On Wednesday, Archbishop Luis Antonio Tagle of Manila spoke to the Synod of Bishops  about the power of silence. In a world where the loudest voices dominate meeting rooms, political debates, the media and online discussion boards, Tagle reminds us all that, "In Jesus, silence becomes the way of attentive listening, compassion and prayer. It is the way to truth."
Silence is more than the absence of words, sounds or distractions. The virtue of silence knows when to listen and when to speak. When listening, it listens attentively. When speaking, it chooses words carefully. It allows for true dialogue to take place in an atmosphere of mutual respect and desire for deeper understanding.
The original lineamenta  for the synod invited all bishops to promote such a dialogue with women and men in their diocese on the topic of the new evangelization. The present working document for the synod is a summary of responses to the original lineamenta from bishops around the world. Hopefully the bishops truly listened to many and diverse voices and are now bringing these experiences to the synod discussions. After all, a dialogue about the new evangelization without knowing the desires and needs of those you wish to evangelize is fruitless.
Hopefully the bishops will listen attentively to each other so each local experience can be reflected upon within the larger, global reality. Hopefully the pope will listen attentively to the final reports from the synod and write a document that will reflect the voices of all.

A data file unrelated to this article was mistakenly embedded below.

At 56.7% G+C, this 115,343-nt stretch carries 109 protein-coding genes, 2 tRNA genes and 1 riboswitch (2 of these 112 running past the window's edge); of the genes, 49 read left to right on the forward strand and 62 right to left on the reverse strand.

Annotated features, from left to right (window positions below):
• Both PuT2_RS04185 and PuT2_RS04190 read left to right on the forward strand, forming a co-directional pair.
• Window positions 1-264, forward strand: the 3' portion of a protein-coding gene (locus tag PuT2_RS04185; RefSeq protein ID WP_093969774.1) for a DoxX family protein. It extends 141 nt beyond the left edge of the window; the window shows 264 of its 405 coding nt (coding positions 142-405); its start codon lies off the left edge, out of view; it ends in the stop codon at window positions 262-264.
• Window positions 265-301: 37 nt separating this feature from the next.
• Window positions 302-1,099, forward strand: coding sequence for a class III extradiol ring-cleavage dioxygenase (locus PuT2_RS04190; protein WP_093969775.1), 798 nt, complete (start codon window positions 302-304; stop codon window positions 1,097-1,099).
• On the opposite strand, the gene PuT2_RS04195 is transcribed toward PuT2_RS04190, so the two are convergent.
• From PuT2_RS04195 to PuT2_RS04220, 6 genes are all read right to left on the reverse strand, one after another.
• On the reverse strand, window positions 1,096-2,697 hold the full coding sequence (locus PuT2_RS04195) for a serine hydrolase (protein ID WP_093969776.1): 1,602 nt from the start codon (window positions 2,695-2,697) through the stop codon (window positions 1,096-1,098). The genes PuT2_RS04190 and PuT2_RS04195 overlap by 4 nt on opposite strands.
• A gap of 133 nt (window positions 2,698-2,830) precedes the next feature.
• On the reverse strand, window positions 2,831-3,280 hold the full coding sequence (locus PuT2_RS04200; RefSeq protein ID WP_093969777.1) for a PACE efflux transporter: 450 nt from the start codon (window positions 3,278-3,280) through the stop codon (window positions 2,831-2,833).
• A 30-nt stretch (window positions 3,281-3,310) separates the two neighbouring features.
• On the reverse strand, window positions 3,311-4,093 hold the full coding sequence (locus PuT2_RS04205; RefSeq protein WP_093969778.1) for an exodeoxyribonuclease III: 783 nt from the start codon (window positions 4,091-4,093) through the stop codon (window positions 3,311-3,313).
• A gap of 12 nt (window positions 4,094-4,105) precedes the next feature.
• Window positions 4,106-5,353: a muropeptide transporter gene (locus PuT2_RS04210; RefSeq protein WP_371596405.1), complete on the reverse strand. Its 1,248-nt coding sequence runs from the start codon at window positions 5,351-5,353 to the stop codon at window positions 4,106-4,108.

Evangelization, whether old or new, requires us to listen attentively to each other. Really listen. And it requires us to seek the right words to express the truth in ways that are life-giving, not threatening.
John XXIII decried the prophets of doom in his time. Yet these prophets are still with us, railing against the Catholics who have "fallen away" or "drifted" from the church. Yes, many have left because of lukewarm faith or indifference. Some have beaten a path to the door in anger and disillusionment. Some remain on the margins of the church, one foot in and one foot ready to bolt. Are the words that they hear from us words of hope that reflect the joyful message of the Gospel? Or do they only hear words that are accusatory and judgmental? Do our words offer a welcome back into the heart of the community or provide a final nudge out the door?
The responsibility for the new evangelization rests with all of us, not just priests and bishops. We all must look carefully at the virtue of silence in our daily interactions. Do we know how to listen attentively? Do we choose our words carefully? Do our words enrich a conversation and encourage dialogue or do they merely shout out our agenda, hoping to drown out the words of another?
And, yes, sometimes it is best to put words aside all together. Archbishop Rowan Williams of Canterbury, leader of the worldwide Anglican Communion, spoke to the synod  of the important role that contemplation can play in our ecumenical efforts. "With our minds made still and ready to receive, with our self-generated fantasies about God and ourselves reduced to silence, we are at last at the point where we may begin to grow."